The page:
Monday, May 17, 2004


Interesting that picked this story up. South Korean Government began to crack down on fake Coach bags and other items in Itaewon, Seoul's main tourist shopping district, about five years which led to a dramatic decline of illegal copies. Let's see what happens with software.

South Korea's cat-and-mouse with piracy

By Michael Kanellos
Staff Writer, CNET

May 17, 2004, 6:57 AM PDT

SEOUL, South Korea--Koreans with pirated software have resorted to an old-fashioned method for skirting Microsoft and the authorities. They scram.

Recently in a city near Seoul called Incheon, police investigators empowered to audit software on PCs snuck in through an office building's back exit, according to a source who worked for an ISP inside the facility at the time. A receptionist immediately began to call all the businesses in the building.

"Everyone closed their doors," the former ISP employee said. The ISP wasn't so lucky. Its employees didn't get out in time, and the company had to pay $42,000 (50 million won) in software licenses and fines.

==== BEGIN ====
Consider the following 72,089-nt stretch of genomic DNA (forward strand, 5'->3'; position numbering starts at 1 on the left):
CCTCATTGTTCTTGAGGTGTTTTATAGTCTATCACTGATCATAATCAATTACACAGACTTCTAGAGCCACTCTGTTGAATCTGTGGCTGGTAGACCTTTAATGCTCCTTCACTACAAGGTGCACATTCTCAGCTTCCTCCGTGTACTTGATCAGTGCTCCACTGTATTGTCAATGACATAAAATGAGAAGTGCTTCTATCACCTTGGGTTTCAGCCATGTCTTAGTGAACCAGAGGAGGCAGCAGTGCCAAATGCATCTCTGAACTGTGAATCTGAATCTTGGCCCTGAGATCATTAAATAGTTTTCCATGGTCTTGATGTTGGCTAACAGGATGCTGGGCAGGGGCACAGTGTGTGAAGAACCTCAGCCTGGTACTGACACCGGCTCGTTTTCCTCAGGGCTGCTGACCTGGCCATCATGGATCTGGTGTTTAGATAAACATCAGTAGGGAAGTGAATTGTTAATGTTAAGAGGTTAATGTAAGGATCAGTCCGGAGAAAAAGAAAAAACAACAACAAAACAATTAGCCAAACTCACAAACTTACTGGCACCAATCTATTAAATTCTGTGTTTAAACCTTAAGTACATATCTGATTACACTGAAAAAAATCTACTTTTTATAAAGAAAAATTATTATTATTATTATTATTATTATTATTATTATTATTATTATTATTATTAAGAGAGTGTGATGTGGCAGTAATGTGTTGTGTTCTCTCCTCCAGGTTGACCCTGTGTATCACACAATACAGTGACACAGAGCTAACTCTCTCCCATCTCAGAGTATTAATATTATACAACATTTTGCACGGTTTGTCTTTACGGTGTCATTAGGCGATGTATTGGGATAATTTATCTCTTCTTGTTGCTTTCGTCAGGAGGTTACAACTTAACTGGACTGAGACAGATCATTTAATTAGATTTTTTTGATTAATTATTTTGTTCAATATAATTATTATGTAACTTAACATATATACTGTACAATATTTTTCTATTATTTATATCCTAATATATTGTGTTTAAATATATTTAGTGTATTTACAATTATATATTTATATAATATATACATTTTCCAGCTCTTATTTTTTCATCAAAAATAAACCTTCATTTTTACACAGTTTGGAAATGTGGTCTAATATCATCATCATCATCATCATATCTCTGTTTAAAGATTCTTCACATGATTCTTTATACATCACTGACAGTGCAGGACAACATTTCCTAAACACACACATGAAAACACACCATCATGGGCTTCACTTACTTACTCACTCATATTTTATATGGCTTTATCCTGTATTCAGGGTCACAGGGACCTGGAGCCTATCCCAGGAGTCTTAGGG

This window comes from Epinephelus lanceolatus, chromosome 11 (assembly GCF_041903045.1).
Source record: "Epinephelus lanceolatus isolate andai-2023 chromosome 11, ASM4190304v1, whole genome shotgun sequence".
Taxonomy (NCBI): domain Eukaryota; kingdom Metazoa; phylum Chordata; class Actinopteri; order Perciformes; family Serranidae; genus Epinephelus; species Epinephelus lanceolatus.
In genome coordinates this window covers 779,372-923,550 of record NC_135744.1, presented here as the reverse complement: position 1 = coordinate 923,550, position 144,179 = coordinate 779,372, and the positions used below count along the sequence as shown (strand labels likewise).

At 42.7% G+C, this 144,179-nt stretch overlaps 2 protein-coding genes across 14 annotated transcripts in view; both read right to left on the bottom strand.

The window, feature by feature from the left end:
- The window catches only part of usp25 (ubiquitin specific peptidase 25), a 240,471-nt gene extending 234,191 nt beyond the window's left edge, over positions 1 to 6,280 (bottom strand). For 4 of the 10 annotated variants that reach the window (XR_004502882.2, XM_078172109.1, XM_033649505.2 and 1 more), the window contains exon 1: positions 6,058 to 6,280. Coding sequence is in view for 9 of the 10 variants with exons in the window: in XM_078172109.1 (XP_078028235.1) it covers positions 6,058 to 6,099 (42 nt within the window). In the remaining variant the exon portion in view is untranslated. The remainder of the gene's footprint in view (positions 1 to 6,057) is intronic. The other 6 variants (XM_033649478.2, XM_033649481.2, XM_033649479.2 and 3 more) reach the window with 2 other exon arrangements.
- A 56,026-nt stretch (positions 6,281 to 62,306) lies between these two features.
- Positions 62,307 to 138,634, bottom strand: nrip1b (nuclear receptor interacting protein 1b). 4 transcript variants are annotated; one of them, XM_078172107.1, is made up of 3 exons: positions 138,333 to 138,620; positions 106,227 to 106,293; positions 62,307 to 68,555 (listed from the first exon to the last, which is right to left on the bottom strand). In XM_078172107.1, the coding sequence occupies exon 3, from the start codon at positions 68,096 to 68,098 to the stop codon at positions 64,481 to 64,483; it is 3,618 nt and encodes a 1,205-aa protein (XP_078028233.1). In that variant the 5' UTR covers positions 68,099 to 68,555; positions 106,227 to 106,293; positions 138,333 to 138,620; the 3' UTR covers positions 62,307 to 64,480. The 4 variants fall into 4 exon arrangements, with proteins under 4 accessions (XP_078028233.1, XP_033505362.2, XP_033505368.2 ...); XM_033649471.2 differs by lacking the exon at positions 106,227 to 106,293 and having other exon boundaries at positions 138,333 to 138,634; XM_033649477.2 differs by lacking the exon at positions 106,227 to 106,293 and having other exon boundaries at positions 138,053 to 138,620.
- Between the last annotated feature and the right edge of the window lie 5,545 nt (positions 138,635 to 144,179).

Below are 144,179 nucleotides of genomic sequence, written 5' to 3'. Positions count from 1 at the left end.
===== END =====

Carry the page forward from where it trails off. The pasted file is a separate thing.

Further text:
The cat-and-mouse game among the police, the U.S. software giant and businesses here is fairly common, according to several sources. The situation is in some ways reminiscent of the U.S. experience with Prohibition, where the government is simply trying to enforce the law but many people sympathize with the violators.

With a piracy rate of 40 percent to 50 percent, according to various estimates, Korea has become one of its hot spots for cracking down on illegal software. The government, concerned about the potential effect on exports and its own software industry, has responded by passing a number of reforms.

The Computer Program Protection Act, for instance, strengthened existing copyright laws, Eun Hyun Kim, senior legal manager for Microsoft Korea, said in an interview here. Last October, the government also passed a law that allows the Ministry of Information and Communication (MIC), which governs the IT industry, to conduct piracy investigations. Before that, he said, only the prosecutor's office and the police could do so. (full article)

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